FIG. 5 illustrates existing protection path A-F-E including protection links e5 and e6. Protection link e5 is allocated 10 bandwidth units from SRG1, 10 bandwidth units from SRG2 and 10 bandwidth units from SRG3. The link vector for protection link e5 is (10, 10, 10). Protection link e6 is allocated 10 bandwidth units from SRG1 and 5 bandwidth units from SRG2 and 20 bandwidth units from SRG3. The link vector for protection link e6 is (10, 5, 20). Optional new protection path A-H-E through links e9 and e10 has no bandwidth units allocated to it yet. Thus, the link vector for protection links e9 and e10 is (0, 0, 0).

Once the current link vectors are obtained, flow proceeds to step 302 where the maximum link vector element is determined for each protection link. For example, as shown in FIG. 5, the maximum link vector element for protection link e5 is 10. The maximum link vector element for protection link e6 is 20. The maximum link vector element for protection links e9 and e10 is 0. The maximum link vector element may be represented as a variable current_max(i), where value i identifies the protection link.

Once the maximum link vector elements are defined, flow proceeds to step 304 where proposed link vectors are determined for each protection link. The proposed link vector is determined by adding the defined working path bandwidth requirements for each SRG to the current link vector elements. Referring to FIG. 5, assume the defined working path for which protection is needed uses 10 bandwidth units of SRG1 and 10 bandwidth units of SRG2. The proposed link vectors are determined by adding the working path bandwidth units to the protection link bandwidth units. Thus, the proposed link vector for protection link e5 is (10+10, 10+10, 10+0) or (20, 20, 10). Similarly, the proposed link vectors for protection links e6, e9 and e10 are (20, 15, 20), (10, 10, 0) and (10, 10, 0), respectively.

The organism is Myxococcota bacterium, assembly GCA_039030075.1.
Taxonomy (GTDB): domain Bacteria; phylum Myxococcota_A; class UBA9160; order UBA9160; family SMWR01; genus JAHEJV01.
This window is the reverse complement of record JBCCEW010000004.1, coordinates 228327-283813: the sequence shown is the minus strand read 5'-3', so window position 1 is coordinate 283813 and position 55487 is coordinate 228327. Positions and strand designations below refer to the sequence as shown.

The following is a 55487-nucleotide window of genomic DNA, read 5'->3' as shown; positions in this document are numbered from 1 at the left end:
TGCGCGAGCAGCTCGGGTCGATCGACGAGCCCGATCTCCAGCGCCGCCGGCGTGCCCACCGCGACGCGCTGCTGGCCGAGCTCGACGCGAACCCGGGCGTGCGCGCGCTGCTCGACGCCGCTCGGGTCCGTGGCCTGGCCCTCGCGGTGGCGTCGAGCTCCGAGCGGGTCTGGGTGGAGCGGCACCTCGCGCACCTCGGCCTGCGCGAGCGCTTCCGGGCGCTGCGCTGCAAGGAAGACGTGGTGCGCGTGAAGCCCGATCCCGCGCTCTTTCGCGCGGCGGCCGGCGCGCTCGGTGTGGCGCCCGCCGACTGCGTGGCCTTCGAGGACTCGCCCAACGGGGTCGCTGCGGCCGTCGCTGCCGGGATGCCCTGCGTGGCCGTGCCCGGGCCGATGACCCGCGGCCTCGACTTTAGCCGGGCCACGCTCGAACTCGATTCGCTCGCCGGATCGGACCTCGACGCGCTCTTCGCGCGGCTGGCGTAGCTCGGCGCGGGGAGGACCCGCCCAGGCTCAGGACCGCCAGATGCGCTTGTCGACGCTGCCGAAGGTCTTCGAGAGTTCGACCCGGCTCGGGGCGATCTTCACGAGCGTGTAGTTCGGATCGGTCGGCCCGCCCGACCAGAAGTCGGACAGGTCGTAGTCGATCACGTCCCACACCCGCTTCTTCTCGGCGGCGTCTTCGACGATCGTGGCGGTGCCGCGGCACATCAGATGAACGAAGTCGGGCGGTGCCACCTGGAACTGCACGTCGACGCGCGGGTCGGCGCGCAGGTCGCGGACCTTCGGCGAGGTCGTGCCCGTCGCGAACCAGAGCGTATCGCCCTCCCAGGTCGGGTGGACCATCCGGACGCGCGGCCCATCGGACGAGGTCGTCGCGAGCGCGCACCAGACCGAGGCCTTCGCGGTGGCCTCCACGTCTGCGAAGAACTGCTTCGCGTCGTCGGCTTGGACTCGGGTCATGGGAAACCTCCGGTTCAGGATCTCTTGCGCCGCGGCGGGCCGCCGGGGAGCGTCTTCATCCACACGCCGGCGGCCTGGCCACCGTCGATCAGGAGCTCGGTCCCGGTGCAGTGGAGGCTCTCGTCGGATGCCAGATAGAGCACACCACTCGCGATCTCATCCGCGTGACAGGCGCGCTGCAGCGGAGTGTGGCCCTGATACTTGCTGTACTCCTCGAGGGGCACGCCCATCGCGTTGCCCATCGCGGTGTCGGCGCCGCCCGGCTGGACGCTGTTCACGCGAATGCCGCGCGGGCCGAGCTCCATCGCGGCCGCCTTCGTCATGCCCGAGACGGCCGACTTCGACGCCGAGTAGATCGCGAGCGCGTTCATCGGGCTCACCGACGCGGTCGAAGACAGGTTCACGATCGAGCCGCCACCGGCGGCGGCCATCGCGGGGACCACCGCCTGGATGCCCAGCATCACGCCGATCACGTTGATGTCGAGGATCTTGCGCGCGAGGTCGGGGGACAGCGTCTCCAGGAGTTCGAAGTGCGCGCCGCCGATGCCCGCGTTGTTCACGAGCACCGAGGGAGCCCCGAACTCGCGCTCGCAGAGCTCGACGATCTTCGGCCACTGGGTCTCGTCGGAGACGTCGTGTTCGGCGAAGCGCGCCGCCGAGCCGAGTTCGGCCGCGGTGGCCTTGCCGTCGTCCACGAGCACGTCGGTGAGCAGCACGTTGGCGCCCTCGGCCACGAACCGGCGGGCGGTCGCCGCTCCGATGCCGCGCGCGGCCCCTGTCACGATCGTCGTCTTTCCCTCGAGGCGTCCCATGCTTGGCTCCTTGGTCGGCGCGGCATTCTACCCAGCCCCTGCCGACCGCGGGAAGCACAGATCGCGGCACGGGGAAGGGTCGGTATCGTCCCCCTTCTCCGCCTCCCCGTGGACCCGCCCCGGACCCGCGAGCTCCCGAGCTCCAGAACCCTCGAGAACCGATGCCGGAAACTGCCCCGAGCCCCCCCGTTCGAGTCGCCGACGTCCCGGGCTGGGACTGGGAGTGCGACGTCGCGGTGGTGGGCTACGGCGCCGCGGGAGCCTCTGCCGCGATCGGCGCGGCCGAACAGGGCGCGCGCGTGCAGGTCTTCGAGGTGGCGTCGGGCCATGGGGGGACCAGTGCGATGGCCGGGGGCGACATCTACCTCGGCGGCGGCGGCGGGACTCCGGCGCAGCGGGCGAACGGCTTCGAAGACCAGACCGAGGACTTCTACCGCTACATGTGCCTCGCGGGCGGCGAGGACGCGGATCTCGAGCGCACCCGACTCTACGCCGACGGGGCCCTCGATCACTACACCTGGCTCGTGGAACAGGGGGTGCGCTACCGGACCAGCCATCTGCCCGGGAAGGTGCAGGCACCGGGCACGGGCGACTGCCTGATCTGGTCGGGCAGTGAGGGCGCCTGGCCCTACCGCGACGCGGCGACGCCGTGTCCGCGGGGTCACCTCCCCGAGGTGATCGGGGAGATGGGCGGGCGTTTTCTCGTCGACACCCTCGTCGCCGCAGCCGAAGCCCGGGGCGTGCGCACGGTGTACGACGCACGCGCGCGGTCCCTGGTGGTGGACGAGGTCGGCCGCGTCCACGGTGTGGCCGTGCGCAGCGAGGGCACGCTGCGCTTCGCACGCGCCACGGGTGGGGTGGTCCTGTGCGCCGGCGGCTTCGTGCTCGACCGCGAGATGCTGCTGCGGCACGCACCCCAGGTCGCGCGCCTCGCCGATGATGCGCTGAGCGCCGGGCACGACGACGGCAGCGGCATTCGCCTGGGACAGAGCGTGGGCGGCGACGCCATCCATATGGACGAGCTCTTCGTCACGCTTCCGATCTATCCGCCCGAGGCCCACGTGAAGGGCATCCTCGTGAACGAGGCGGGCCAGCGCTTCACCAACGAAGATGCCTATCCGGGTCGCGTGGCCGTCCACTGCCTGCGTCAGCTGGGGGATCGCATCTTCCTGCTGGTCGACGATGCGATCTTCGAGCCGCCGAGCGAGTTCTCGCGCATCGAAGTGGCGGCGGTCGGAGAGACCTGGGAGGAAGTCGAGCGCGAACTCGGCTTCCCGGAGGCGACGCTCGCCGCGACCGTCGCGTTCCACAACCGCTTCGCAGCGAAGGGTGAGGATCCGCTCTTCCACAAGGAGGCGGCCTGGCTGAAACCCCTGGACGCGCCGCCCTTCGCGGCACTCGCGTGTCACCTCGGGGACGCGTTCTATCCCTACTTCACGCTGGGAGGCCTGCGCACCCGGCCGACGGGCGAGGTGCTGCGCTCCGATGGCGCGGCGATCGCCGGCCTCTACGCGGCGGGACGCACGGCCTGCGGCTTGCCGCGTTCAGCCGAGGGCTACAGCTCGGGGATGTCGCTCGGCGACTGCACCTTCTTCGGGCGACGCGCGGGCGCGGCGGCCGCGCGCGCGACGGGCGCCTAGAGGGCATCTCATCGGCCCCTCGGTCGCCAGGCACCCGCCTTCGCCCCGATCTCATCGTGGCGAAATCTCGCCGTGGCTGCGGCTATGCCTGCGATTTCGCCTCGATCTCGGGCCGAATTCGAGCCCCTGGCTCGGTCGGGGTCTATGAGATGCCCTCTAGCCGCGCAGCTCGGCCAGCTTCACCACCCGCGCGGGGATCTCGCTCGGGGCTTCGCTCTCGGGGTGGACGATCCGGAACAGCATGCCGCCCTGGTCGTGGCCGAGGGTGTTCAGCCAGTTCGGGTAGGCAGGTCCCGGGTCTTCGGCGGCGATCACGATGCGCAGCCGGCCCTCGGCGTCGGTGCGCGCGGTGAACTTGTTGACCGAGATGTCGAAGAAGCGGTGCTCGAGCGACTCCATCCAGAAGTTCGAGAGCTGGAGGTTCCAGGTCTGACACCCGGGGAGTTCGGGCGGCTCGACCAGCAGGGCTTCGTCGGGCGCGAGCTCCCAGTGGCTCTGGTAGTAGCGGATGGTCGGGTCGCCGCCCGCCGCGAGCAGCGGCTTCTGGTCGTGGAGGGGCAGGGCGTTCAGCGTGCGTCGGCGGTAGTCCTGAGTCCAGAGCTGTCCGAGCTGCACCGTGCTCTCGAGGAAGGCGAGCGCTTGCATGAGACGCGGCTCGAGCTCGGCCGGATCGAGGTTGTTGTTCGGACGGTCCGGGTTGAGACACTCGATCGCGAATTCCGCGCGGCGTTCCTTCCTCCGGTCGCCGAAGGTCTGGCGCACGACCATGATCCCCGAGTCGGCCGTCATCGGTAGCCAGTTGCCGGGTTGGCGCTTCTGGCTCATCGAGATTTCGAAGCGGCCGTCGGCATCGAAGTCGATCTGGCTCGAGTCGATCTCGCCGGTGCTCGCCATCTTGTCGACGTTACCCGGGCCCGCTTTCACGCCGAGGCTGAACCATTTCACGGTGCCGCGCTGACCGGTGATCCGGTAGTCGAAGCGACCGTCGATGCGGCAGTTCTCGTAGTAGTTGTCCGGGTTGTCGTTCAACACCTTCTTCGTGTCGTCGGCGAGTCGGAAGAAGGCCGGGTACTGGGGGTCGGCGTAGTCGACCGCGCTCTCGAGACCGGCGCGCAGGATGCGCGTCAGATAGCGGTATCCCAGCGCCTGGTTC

At step 306, the proposed maximum link vector element is determined for each proposed protection link. This is performed in the same manner as determining the current maximum link vector element described above. The proposed maximum link vector element may be represented as a variable proposed_max(i), where value i identifies the protection link.

At step 308, the link cost for each protection is link determined by determining the difference between the proposed maximum link vector element and the maximum link vector element. This may be represent as proposed_max(i)-current_max(i), where i identifies the protection link. This difference is the link cost. Referring to the example in FIG. 5, the link cost for protection link e5 is 10 bandwidth units representing the difference the proposed maximum link vector element 20 and maximum link vector element 10. The link costs of links e6, e9 and e10 are 0, 10 and 10 respectively.